In January of 897, a curious and disturbing event took place in Rome. Pope Stephen VI had recently been elected to the papacy with the strong support of his patron, Duke Lambert. Lambert had been thwarted in earlier attempts at gaining the title of Holy Roman Emperor by the previous pope, Formosus. Not content with victory over his temporal opponents, nor with his chosen representative on the papal throne, Lambert persuaded his pet pope to inflict one final humiliation upon his predecessor. The body of Formosus was exhumed, dragged from its tomb, and placed on trial for heresy. Accusations were hurled at the rotting corpse for a day, after which it was disfigured and thrown into a commoner's grave. This unfortunate spectacle went down in history as the Cadaver Synod.
A distant echo of this can be found in the habits of our wondrous local media.* Winning isn't quite enough, there'll have to be some level of bloodletting and public shaming of past failures. So where does that leave us, with the Division Series about to get under way? Is there any way at all to avoid the deluge of critical storylines and coast through the postseason in a fine mood? (Other than just not reading them, which, come on, none of us have the self-control for that.) Let's look through the rest of the playoff field and see which teams might be acceptable opponents, in terms of least potential for aggravating narratives.
*There are plenty of exceptions, and you know we love you.
Former Sox on squad: 1 (James Loney)
I don't know why Loney can suddenly hit either. None of us do. It's one of those inexplicable mysteries of the universe, like turtles returning to the beach where they were born or the ongoing appeal of The Big Bang Theory. The Rays and Sox have built up a nice little history over the years, back to the good old days when Tampa was the guaranteed 15-win base for Boston's record. There have been brawls, spats, the whole run. Throw in the continuing narrative of Joe Maddon, Genius of Geniuses, and this will be fairly bothersome. Not angry or hair-rending, but bothersome. I'm pissed that Cleveland didn't show up at all last night, but we may have dodged a chicken-and-beer shaped bullet on this one. Narrative annoyance: 3/5 CHBs.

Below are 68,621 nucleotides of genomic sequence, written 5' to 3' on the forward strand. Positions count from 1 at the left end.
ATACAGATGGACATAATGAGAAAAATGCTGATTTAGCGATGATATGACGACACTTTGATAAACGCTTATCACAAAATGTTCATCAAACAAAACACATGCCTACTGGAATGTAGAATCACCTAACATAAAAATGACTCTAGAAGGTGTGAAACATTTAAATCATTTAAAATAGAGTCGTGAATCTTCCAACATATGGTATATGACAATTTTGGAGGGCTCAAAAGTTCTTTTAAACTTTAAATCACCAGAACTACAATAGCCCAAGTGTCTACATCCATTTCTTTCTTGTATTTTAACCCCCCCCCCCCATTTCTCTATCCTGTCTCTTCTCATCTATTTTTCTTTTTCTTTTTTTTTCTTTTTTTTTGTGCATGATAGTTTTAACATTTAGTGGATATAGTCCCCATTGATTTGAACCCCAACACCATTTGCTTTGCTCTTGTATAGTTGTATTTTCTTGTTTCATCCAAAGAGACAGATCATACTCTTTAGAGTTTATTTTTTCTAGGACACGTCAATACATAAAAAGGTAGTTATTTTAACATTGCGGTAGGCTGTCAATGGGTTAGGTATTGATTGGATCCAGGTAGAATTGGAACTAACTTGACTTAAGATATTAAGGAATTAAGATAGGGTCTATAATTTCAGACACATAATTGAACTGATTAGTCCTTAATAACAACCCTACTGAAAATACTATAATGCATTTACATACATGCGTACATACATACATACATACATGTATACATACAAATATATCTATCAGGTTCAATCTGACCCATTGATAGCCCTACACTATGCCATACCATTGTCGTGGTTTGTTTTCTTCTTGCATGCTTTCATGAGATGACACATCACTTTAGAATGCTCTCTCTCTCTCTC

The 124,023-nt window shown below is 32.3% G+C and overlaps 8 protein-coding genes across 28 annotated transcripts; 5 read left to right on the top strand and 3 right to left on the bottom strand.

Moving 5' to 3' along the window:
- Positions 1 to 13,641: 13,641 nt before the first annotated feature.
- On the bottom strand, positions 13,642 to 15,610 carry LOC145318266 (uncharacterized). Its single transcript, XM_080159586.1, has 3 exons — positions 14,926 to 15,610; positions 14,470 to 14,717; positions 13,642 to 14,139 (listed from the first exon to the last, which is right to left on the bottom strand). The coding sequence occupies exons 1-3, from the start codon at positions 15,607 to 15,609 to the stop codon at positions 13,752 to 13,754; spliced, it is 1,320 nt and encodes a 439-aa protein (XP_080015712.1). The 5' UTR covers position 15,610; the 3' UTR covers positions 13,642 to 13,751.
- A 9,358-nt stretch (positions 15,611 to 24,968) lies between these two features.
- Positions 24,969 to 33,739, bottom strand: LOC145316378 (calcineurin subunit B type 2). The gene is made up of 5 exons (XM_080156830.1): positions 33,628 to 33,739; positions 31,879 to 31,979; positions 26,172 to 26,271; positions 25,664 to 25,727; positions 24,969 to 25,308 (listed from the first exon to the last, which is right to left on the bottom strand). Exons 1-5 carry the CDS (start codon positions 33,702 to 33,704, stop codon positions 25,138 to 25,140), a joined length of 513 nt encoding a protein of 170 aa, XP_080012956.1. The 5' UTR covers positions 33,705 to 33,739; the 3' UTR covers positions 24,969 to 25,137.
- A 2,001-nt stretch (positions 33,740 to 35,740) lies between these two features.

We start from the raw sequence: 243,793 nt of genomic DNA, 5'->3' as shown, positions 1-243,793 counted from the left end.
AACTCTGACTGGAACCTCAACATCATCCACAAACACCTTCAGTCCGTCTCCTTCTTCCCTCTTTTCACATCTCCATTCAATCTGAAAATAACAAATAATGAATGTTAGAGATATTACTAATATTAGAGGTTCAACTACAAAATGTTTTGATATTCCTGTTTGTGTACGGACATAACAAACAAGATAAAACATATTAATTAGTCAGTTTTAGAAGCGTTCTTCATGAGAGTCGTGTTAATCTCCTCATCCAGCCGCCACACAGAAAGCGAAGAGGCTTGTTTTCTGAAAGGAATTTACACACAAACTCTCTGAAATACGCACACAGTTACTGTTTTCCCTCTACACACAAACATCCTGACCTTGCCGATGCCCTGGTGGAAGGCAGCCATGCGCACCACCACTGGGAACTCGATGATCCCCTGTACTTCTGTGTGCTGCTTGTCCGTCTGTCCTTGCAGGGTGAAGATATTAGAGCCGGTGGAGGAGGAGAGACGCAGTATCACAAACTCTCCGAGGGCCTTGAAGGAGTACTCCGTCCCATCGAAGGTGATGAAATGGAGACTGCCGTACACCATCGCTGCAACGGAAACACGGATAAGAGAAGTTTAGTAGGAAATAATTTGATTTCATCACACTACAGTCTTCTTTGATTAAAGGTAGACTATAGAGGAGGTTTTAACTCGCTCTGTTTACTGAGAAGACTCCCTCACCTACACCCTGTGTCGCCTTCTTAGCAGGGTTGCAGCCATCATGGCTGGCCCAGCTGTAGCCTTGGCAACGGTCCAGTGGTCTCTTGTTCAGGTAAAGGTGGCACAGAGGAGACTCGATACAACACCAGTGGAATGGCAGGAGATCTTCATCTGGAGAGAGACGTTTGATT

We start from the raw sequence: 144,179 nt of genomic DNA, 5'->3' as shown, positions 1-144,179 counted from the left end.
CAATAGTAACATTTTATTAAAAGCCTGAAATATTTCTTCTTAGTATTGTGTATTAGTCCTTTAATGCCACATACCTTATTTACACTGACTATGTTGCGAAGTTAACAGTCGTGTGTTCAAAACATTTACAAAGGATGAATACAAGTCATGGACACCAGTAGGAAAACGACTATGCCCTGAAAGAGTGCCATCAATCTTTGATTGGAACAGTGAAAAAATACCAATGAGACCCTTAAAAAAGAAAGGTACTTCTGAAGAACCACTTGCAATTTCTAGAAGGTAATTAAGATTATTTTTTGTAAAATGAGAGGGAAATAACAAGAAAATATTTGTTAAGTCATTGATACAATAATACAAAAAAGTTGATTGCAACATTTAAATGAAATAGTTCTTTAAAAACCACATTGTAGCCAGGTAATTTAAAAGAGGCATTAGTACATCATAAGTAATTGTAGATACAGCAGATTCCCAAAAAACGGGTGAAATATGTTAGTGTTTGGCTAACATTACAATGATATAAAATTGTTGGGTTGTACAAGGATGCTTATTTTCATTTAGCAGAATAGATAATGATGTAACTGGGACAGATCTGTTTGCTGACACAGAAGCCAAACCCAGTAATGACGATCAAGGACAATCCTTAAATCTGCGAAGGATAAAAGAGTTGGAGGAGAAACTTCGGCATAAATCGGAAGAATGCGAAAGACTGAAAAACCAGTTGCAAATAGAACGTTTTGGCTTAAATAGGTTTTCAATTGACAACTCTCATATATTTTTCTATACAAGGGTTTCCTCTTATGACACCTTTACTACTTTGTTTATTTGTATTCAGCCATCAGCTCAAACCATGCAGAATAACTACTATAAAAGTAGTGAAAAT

Former Red Sox on squad: 2 (Victor Martinez, Jose Iglesias)
At this point, the loss of Martinez to free agency is mostly forgotten, or at least not a concern. The presence of Salty and Napoli, I imagine, helps with that. The narrative more likely to pop up is the recent Jose Iglesias trade. Iglesias, of course, rose through the Red Sox minor league system on the strength of his glove. The worry was always his bat, which threatened to make Rey Ordonez look like Nomar. Then he came up to fill in for Stephen Drew and hit .400 for a while. This convinced many fans that he'd turned a corner, that he was the new shortstop of the future. These fans were known as "people who'd never been to Pawtucket." Fortunately, that offensive overachievement, combined with the great glove, convinced Detroit that he was a worthwhile pickup. Iglesias has hit a much more likely .259/.306/.348 with the Tigers. Regardless, if Peavy scuffles even a bit in the first round, expect a wave of "why'd we trade Iggy" shouting. Narrative annoyance: 2/5 CHBs.
Former Red Sox on squad: 5 (Jed Lowrie, Josh Reddick, Brandon Moss, Coco Crisp, Bartolo Colon)